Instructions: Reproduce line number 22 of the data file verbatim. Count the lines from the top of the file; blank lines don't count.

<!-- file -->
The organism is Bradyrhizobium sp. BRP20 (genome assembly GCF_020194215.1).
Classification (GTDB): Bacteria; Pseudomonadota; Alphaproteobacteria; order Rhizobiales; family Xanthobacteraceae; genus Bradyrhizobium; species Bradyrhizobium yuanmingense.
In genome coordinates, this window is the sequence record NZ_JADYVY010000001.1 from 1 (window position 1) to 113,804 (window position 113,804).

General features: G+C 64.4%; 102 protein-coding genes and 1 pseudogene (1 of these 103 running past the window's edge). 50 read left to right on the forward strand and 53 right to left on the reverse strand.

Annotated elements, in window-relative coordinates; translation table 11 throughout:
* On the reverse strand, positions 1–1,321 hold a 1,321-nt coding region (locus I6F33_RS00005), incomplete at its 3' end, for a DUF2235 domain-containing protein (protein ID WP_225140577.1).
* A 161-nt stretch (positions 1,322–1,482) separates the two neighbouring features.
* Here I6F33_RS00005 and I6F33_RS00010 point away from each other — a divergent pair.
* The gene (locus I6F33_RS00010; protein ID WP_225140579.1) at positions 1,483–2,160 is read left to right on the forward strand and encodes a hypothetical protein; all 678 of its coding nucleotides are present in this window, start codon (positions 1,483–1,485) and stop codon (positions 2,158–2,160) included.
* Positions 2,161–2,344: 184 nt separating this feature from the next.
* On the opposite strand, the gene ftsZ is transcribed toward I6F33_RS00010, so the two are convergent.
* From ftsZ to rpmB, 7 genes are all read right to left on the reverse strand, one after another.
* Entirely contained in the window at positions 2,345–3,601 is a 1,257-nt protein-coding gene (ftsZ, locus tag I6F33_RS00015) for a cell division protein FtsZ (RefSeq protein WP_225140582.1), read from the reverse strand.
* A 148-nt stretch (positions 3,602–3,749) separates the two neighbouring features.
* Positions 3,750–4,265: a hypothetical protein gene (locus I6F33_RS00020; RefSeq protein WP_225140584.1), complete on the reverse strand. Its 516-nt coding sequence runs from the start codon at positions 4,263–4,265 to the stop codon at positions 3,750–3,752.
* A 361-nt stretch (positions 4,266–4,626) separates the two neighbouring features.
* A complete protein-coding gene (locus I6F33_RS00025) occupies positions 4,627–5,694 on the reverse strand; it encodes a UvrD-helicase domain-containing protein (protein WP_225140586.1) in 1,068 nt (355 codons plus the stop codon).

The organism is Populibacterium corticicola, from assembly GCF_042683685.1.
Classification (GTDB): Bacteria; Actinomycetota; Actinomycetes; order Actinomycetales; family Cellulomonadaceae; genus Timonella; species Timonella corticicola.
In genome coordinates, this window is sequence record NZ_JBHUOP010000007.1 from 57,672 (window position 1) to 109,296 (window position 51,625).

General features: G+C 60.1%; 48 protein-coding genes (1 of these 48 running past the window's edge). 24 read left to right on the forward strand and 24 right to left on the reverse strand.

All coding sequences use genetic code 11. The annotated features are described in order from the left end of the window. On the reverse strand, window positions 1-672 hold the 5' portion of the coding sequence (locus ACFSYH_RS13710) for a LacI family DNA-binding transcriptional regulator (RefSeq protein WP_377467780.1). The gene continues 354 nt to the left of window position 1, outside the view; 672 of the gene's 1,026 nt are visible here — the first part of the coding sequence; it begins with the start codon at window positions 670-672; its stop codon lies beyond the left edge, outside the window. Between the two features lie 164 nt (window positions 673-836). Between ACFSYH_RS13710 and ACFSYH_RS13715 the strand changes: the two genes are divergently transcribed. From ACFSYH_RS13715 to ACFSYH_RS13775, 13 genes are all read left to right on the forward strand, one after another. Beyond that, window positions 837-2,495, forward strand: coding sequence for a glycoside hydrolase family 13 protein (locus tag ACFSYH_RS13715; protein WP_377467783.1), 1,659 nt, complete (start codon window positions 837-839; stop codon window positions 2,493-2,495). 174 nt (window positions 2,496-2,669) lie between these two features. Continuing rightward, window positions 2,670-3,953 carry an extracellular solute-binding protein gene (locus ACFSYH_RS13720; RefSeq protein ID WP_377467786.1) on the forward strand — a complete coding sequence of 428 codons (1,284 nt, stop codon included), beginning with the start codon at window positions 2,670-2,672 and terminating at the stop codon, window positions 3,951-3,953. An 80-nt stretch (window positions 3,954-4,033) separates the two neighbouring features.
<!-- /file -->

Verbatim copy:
All coding sequences use genetic code 11. The annotated features are described in order from the left end of the window. On the reverse strand, window positions 1-672 hold the 5' portion of the coding sequence (locus ACFSYH_RS13710) for a LacI family DNA-binding transcriptional regulator (RefSeq protein WP_377467780.1). The gene continues 354 nt to the left of window position 1, outside the view; 672 of the gene's 1,026 nt are visible here — the first part of the coding sequence; it begins with the start codon at window positions 670-672; its stop codon lies beyond the left edge, outside the window. Between the two features lie 164 nt (window positions 673-836). Between ACFSYH_RS13710 and ACFSYH_RS13715 the strand changes: the two genes are divergently transcribed. From ACFSYH_RS13715 to ACFSYH_RS13775, 13 genes are all read left to right on the forward strand, one after another. Beyond that, window positions 837-2,495, forward strand: coding sequence for a glycoside hydrolase family 13 protein (locus tag ACFSYH_RS13715; protein WP_377467783.1), 1,659 nt, complete (start codon window positions 837-839; stop codon window positions 2,493-2,495). 174 nt (window positions 2,496-2,669) lie between these two features. Continuing rightward, window positions 2,670-3,953 carry an extracellular solute-binding protein gene (locus ACFSYH_RS13720; RefSeq protein ID WP_377467786.1) on the forward strand — a complete coding sequence of 428 codons (1,284 nt, stop codon included), beginning with the start codon at window positions 2,670-2,672 and terminating at the stop codon, window positions 3,951-3,953. An 80-nt stretch (window positions 3,954-4,033) separates the two neighbouring features.